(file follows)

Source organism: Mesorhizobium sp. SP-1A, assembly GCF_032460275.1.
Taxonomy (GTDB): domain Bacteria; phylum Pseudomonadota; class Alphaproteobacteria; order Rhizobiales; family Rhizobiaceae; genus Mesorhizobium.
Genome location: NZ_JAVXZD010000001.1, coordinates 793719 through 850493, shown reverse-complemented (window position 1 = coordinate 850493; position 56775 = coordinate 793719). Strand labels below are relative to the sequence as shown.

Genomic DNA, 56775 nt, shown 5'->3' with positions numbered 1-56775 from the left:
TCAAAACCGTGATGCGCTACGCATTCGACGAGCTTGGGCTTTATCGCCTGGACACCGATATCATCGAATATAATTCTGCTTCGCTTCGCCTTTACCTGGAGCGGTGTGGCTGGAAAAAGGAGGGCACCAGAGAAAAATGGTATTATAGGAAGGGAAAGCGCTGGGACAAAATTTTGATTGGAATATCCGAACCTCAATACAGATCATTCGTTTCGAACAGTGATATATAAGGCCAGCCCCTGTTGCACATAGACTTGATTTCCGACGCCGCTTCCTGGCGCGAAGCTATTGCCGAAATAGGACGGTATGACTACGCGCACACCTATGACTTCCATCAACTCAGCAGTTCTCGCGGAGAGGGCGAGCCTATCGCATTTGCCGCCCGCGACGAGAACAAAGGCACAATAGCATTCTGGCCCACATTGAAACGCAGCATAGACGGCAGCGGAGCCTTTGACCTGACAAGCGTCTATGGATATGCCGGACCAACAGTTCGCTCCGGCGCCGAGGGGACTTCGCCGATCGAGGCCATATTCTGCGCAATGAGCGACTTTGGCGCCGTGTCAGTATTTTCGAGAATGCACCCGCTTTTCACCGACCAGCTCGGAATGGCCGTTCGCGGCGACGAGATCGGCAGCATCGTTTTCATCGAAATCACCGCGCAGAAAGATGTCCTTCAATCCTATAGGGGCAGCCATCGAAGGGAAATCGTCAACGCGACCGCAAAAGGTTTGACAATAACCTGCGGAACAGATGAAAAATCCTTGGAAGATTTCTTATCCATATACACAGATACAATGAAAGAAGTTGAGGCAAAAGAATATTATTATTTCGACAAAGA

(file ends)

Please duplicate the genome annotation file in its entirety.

Source organism: Mesorhizobium sp. SP-1A, assembly GCF_032460275.1.
Taxonomy (GTDB): domain Bacteria; phylum Pseudomonadota; class Alphaproteobacteria; order Rhizobiales; family Rhizobiaceae; genus Mesorhizobium.
Genome location: NZ_JAVXZD010000001.1, coordinates 793719 through 850493, shown reverse-complemented (window position 1 = coordinate 850493; position 56775 = coordinate 793719). Strand labels below are relative to the sequence as shown.

Genomic DNA, 56775 nt, shown 5'->3' with positions numbered 1-56775 from the left:
TCAAAACCGTGATGCGCTACGCATTCGACGAGCTTGGGCTTTATCGCCTGGACACCGATATCATCGAATATAATTCTGCTTCGCTTCGCCTTTACCTGGAGCGGTGTGGCTGGAAAAAGGAGGGCACCAGAGAAAAATGGTATTATAGGAAGGGAAAGCGCTGGGACAAAATTTTGATTGGAATATCCGAACCTCAATACAGATCATTCGTTTCGAACAGTGATATATAAGGCCAGCCCCTGTTGCACATAGACTTGATTTCCGACGCCGCTTCCTGGCGCGAAGCTATTGCCGAAATAGGACGGTATGACTACGCGCACACCTATGACTTCCATCAACTCAGCAGTTCTCGCGGAGAGGGCGAGCCTATCGCATTTGCCGCCCGCGACGAGAACAAAGGCACAATAGCATTCTGGCCCACATTGAAACGCAGCATAGACGGCAGCGGAGCCTTTGACCTGACAAGCGTCTATGGATATGCCGGACCAACAGTTCGCTCCGGCGCCGAGGGGACTTCGCCGATCGAGGCCATATTCTGCGCAATGAGCGACTTTGGCGCCGTGTCAGTATTTTCGAGAATGCACCCGCTTTTCACCGACCAGCTCGGAATGGCCGTTCGCGGCGACGAGATCGGCAGCATCGTTTTCATCGAAATCACCGCGCAGAAAGATGTCCTTCAATCCTATAGGGGCAGCCATCGAAGGGAAATCGTCAACGCGACCGCAAAAGGTTTGACAATAACCTGCGGAACAGATGAAAAATCCTTGGAAGATTTCTTATCCATATACACAGATACAATGAAAGAAGTTGAGGCAAAAGAATATTATTATTTCGACAAAGA